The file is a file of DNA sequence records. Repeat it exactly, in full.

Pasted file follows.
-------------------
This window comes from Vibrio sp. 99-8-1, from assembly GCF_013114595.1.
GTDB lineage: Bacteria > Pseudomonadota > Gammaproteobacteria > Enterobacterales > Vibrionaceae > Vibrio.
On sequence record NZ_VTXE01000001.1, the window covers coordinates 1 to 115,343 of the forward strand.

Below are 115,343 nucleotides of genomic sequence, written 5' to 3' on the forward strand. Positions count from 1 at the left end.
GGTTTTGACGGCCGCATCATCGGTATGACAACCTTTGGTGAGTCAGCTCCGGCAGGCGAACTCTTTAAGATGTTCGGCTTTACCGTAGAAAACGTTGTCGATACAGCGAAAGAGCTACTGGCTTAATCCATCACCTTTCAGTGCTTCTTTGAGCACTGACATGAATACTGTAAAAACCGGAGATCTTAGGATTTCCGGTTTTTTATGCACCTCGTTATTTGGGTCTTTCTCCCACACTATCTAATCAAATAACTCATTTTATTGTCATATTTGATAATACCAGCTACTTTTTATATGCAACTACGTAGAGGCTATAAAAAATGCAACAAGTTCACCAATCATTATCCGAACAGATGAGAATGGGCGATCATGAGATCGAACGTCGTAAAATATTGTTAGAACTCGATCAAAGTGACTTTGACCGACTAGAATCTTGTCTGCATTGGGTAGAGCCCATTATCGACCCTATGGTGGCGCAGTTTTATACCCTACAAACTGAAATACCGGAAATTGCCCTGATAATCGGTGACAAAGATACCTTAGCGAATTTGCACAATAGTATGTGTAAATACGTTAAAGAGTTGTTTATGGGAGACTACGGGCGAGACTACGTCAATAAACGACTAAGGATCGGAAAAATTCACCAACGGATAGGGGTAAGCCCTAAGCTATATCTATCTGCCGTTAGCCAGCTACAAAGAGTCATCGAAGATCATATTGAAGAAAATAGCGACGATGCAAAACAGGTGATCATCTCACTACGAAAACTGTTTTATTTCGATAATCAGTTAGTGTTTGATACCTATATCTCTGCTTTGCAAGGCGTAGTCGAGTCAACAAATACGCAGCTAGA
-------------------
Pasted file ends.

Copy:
This window comes from Vibrio sp. 99-8-1, from assembly GCF_013114595.1.
GTDB lineage: Bacteria > Pseudomonadota > Gammaproteobacteria > Enterobacterales > Vibrionaceae > Vibrio.
On sequence record NZ_VTXE01000001.1, the window covers coordinates 1 to 115,343 of the forward strand.

Below are 115,343 nucleotides of genomic sequence, written 5' to 3' on the forward strand. Positions count from 1 at the left end.
GGTTTTGACGGCCGCATCATCGGTATGACAACCTTTGGTGAGTCAGCTCCGGCAGGCGAACTCTTTAAGATGTTCGGCTTTACCGTAGAAAACGTTGTCGATACAGCGAAAGAGCTACTGGCTTAATCCATCACCTTTCAGTGCTTCTTTGAGCACTGACATGAATACTGTAAAAACCGGAGATCTTAGGATTTCCGGTTTTTTATGCACCTCGTTATTTGGGTCTTTCTCCCACACTATCTAATCAAATAACTCATTTTATTGTCATATTTGATAATACCAGCTACTTTTTATATGCAACTACGTAGAGGCTATAAAAAATGCAACAAGTTCACCAATCATTATCCGAACAGATGAGAATGGGCGATCATGAGATCGAACGTCGTAAAATATTGTTAGAACTCGATCAAAGTGACTTTGACCGACTAGAATCTTGTCTGCATTGGGTAGAGCCCATTATCGACCCTATGGTGGCGCAGTTTTATACCCTACAAACTGAAATACCGGAAATTGCCCTGATAATCGGTGACAAAGATACCTTAGCGAATTTGCACAATAGTATGTGTAAATACGTTAAAGAGTTGTTTATGGGAGACTACGGGCGAGACTACGTCAATAAACGACTAAGGATCGGAAAAATTCACCAACGGATAGGGGTAAGCCCTAAGCTATATCTATCTGCCGTTAGCCAGCTACAAAGAGTCATCGAAGATCATATTGAAGAAAATAGCGACGATGCAAAACAGGTGATCATCTCACTACGAAAACTGTTTTATTTCGATAATCAGTTAGTGTTTGATACCTATATCTCTGCTTTGCAAGGCGTAGTCGAGTCAACAAATACGCAGCTAGA